Monday, January 30, 2006

Beware the Asus P5GD1-VM motherboard!

In a nutshell, I replaced this mofo of a mobo because of one simple problem: it could not boot from an IDE CD-ROM drive, so I could not fix my computer. I thought there was something defective with my motherboard, so I replaced with with exactly the same one--and the new one had exactly the same problem.

However, there is exactly one scenario in which I was able to boot a CD. I was able to boot my Windows 2000 CD correctly under the following conditions:
  • The CD-ROM drive must be on the primary IDE channel (it worked as Slave for me).
  • In the BIOS, the "IDE mode" option must be set to "Compatible" (not "Enhanced", which is the default). You can tell when you are in "Compatible" mode because the BIOS screen shows only "Primary" and "Secondary", with no 3rd IDE pair.
Now, there is one tricky thing you have to deal with. "Compatible" mode changes the definition of "Primary". There are two IDE connectors on the motherboard. In Compatible mode, "Primary" means the upper IDE connector. However, in Enhanced mode, "Primary" is the lower IDE connector. Therefore, when you switch modes, you must physically swap the upper and lower connectors!

There are a couple more caveats.
  1. I could not boot any Linux CD correctly under any circumstances. I tried Damn Small Linux, Knoppix and the Kubuntu Live CD (I used the current version of each CD as of Jan. 20, 2006). Even if the boot process starts, the Linux CD will be unable to mount the CD filesystem, or it will crash or freeze during startup. You can boot Kubuntu from an external USB 2.0 drive, but not DSL or Knoppix. I also tried a RIP Linux floppy disk, and it was unable to see the CD drive.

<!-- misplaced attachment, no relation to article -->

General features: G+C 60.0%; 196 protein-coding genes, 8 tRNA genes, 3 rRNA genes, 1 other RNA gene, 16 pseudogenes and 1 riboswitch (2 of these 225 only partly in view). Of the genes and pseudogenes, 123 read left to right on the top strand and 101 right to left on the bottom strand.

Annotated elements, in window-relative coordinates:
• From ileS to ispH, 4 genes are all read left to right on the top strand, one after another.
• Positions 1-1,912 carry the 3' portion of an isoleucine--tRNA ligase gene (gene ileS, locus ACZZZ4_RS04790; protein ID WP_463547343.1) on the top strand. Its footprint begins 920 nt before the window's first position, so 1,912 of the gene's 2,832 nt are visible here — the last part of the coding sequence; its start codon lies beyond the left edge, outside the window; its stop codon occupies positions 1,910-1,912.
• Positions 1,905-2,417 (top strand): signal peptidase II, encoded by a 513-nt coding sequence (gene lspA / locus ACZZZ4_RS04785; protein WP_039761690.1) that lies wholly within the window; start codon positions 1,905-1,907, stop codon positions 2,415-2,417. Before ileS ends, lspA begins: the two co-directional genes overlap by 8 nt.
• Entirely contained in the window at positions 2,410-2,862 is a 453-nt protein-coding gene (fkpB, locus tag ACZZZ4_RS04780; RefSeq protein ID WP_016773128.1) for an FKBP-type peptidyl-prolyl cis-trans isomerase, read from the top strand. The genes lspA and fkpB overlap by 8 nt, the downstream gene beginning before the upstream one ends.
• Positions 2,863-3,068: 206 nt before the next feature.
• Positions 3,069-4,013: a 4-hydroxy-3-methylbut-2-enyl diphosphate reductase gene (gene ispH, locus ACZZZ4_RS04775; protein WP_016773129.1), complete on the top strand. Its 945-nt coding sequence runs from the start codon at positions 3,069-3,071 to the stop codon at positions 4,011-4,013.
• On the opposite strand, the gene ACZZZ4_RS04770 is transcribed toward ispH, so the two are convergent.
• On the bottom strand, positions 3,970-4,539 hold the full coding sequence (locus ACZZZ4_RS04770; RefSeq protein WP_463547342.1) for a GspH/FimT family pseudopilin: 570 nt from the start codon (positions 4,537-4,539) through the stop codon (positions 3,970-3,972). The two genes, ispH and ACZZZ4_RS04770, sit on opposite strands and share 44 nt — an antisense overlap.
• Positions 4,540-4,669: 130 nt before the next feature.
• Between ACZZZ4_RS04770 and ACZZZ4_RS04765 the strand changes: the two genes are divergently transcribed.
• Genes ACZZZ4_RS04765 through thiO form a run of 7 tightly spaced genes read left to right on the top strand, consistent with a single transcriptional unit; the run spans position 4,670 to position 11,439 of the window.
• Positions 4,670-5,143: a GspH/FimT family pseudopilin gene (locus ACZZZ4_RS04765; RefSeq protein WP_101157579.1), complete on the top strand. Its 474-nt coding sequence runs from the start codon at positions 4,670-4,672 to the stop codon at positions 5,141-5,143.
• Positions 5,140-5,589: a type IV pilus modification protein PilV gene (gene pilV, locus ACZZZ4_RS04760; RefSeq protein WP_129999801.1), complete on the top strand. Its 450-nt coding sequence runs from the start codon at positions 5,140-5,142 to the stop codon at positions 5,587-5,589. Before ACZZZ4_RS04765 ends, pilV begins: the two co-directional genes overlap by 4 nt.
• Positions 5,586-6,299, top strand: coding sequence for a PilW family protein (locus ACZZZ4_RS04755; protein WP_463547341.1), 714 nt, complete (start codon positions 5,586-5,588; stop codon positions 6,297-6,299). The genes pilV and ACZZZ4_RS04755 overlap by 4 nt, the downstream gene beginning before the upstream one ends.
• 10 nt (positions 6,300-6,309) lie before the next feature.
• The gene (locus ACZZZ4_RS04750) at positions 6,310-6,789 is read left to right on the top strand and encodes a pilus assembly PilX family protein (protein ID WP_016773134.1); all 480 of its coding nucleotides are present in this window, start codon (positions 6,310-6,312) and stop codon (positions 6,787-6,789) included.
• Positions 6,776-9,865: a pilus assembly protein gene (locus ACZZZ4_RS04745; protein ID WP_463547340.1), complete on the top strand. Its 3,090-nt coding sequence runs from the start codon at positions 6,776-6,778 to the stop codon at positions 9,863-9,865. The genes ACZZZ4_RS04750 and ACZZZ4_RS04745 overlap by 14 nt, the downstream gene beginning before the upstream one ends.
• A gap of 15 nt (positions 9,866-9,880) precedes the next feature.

2. The Windows 2000 CD will not see the hard drive unless it is on the Primary IDE channel. So put your HDD on Primary Master and your CD on Primary Slave. Kubuntu could not see the hard drive either when I tried it, but I don't remember what configuration I was using at the time.

Sunday, January 22, 2006

What is the basis of a "free market" when copies are free?

A basic and fundamental economic note about my "free everything" idea:

I believe in a free market for creative works, but one that works differently from traditional free markets. A normal free market balances supply and demand of "units", where producers make one unit for every unit used by consumers. But in the world I want to see, this concept of supply is irrelevant. There is no reason to limit supply when the incremental cost of additional units is virtually zero, as is the case on the internet. Supply in the traditional sense, therefore, should be virtually infinite; as a result, this free market I envision is better served by a different notion of supply, which is, approximately, the supply of distinct works (unique works, not copies). The balance in the intellectual free market should be between the supply of distinct works and the demand for distinct works.

Today, of course, the market is based on balancing supply and demand of copies only, which in my view is just plain wrong. If copies were free, it would utterly change the face of both content industries and technologies. The changes to technology have already begun in a limited fashion (e.g. the 60 GB IPod), but it remains to be seen whether the content industries will be willing to allow this new world, or whether they will enact ever-stronger laws to ensure we will be stuck in the 20th century forever.

Wednesday, January 11, 2006

IAL list

Marginally interesting languages from

Monday, January 09, 2006

Counterpart conjunction?

A conjunction 'X' to indicate a relationship between nouns, dependant on the context?

He traded his shirt X shoes. (X=for)
The difference between men X women. or: men X women differ (X=and)
Balls and chains X prison bars serve the same purpose.